That clearly signified, among other things, that God no longer dwelt in the temple. And without God’s presence, the temple was just an impressive building with no eternal significance.  The final act of judgment on the temple came in A.D. 70 when Rome destroyed it but that judgment begins here with Jesus.  The cleansing of the temple tells us two things.  First, that the judgment of the fig tree, as we said, really communicates the impending judgment coming upon Israel and second, the sin that Jesus draws our attention to in the temple graphically shows us the central characteristic of fruitlessness.  That is—what characteristic(s) marks people who claim to belong to God, but who are in fact on the verge of judgment for their fruitlessness?  The reason why Jesus cleansed the temple cleansing of the temple builds on the message from the cursing of the fig tree.  The message of the cursing of the tree is very basic—you don’t have fruit, so you are cursed.  In the cleansing of the temple, we see that teaching on God’s judgment for barrenness elaborated on as we see what barrenness looks like with more specificity.  As we examine the story of the temple cleansing, let’s look at the one central characteristic of unfruitfulness that Jesus reveals here and that brings judgment.

Jesus comes to the temple from his encounter with the fig tree and Mark writes, “15 And they came to Jerusalem. And he entered the temple and began to drive out those who sold and those who bought in the temple, and he overturned the tables of the money-changers and the seats of those who sold pigeons. 16 And he would not allow anyone to carry anything through the temple. 17 And he was teaching them and saying to them, “Is it not written, ‘My house shall be called a house of prayer for all the nations’? But you have made it a den of robbers.” 18 And the chief priests and the scribes heard it and were seeking a way to destroy him, for they feared him, because all the crowd was astonished at his teaching. 19 And when evening came they went out of the city.”

From this story within this larger, overarching context of fruitlessness the characteristic we want to examine this morning is:  A lack of reverence for God that brings  an insensitivity to the evil of defiling the sacred.  That’s the root sin Jesus confronts as he cleanses the temple.  The Jews were dull and insensitive to the evils of defiling the sacred space around God’s temple.  Because they were insensitive in this way, they were using the temple for something God never intended for it.  It was not a place of commerce, it had a much higher, sacred purpose.  Let’s think for a moment about the context of the temple cleansing so that we can see how this truth should be applied to us.  The law in Exodus 30 required that an annual temple tax of a half shekel be paid “according to the shekel of the sanctuary”[v.30].  During Jesus’ lifetime, this was paid with the Tyrian shekel because that was the closest equivalent to the old Hebrew shekel.[3]  In order for the Jewish men 20 years or older to pay the tax in that currency, a currency exchange of some sort was needed to convert the money of the Roman Empire into this money from Tyre that was accepted in the temple complex.  The “money changers” did this on the temple grounds themselves for convenience when it could have been done anywhere and they also tacked on a fee for themselves of about four to eight percent[4] so this became a source of revenue for the priests.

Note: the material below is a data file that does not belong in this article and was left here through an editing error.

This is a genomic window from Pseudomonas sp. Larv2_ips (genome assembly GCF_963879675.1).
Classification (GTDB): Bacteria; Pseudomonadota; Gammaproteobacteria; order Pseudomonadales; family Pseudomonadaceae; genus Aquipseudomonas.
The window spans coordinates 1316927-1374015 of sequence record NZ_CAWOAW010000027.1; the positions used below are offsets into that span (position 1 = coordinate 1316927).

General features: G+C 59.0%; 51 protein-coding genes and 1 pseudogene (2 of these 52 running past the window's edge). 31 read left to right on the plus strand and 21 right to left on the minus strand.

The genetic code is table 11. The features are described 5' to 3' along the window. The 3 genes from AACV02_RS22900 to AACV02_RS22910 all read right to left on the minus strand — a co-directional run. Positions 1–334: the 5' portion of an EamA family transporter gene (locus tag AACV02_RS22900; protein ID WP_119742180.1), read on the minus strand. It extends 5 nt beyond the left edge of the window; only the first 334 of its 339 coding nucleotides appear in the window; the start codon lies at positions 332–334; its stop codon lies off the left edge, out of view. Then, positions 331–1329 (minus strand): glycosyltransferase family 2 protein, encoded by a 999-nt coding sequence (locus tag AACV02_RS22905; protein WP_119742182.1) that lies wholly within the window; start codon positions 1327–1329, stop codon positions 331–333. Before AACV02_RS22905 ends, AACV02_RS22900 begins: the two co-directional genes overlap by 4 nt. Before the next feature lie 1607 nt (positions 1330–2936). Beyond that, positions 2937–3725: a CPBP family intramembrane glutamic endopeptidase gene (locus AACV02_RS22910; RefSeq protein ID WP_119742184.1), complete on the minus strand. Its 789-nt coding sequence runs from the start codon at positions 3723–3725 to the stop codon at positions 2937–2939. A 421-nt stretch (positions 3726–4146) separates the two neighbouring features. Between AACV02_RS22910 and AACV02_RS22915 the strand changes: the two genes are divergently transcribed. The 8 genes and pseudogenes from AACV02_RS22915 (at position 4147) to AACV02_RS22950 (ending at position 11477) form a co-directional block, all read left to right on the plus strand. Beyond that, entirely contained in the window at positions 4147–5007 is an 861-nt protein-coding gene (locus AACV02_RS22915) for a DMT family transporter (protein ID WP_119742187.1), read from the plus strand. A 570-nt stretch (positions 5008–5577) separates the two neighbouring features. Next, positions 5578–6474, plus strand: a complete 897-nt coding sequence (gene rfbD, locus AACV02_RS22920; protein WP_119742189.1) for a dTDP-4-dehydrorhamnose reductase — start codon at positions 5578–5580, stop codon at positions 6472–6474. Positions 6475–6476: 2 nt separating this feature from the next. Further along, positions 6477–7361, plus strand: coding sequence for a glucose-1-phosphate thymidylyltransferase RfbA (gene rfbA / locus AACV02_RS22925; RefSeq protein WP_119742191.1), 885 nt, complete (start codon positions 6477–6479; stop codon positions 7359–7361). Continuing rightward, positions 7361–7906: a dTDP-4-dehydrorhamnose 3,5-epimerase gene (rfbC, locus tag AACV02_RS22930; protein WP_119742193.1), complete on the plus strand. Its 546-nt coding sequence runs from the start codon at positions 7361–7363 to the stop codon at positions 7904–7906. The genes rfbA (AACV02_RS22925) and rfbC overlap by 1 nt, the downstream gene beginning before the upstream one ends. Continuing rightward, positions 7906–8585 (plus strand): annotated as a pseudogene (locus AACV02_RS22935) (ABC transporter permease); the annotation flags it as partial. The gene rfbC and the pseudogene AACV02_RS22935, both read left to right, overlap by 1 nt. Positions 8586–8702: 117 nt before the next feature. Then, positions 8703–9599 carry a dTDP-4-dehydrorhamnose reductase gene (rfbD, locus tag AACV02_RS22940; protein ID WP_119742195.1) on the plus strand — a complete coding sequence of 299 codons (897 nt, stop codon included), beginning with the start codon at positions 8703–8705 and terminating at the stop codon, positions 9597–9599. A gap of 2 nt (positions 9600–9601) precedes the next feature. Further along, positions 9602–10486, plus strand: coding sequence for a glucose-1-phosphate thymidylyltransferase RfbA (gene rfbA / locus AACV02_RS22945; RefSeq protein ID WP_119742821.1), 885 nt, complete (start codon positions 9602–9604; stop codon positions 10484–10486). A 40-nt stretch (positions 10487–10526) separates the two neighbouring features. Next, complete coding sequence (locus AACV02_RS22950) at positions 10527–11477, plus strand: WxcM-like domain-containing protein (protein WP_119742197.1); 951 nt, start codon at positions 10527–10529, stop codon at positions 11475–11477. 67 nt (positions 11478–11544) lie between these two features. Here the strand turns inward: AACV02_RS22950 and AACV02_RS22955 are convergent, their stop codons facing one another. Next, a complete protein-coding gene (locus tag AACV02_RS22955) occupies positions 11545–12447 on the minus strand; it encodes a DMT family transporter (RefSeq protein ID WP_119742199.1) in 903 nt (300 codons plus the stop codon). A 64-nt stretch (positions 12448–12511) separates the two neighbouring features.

Additionally, if you wanted to make a sacrifice for Passover that was only a few days away, the Law of Moses required that the animal be without blemish.  Jews generally purchased their sacrificial animals in Jerusalem because it was easier than bringing one from your herd that the priests (out of their greed for profit) might declare “unfit” anyway.  So, the priests had assembled a group of animals they had pre-certified to be “blemish-free” and sold those for sacrifice in the court of the Gentiles within the enormous temple complex.  The rabbinic writings of the day tell us that this was a very profitable venture for the priests.[5]  Forgive the pun, but they made a killing off the killing of these animals.

The historical evidence suggests that this practice of using the temple—specifically, the court of the Gentiles--for these commercial purposes was a very recent development and was instituted under the high priest Caiaphas in about 30A.D.[6]  The reason why Jesus is so justifiably angered by this is that the temple and the huge courts surrounding it were considered the most sacred of spaces by the Law because the presence of God dwelt within the temple.  Those of you who have been reading in Leviticus and Numbers and Deuteronomy know that when the presence of God dwelt in the tabernacle when the Jews were encamped in the wilderness, if you became ceremonially unclean, you were placed outside the camp.  Numbers 5:2 tells us why.  God says through Moses, 2 “Command the people of Israel that they put out of the camp everyone who is leprous or has a discharge and everyone who is unclean through contact with the dead. 3 You shall put out both male and female, putting them outside the camp, that they may not defile their camp, in the midst of which I dwell.”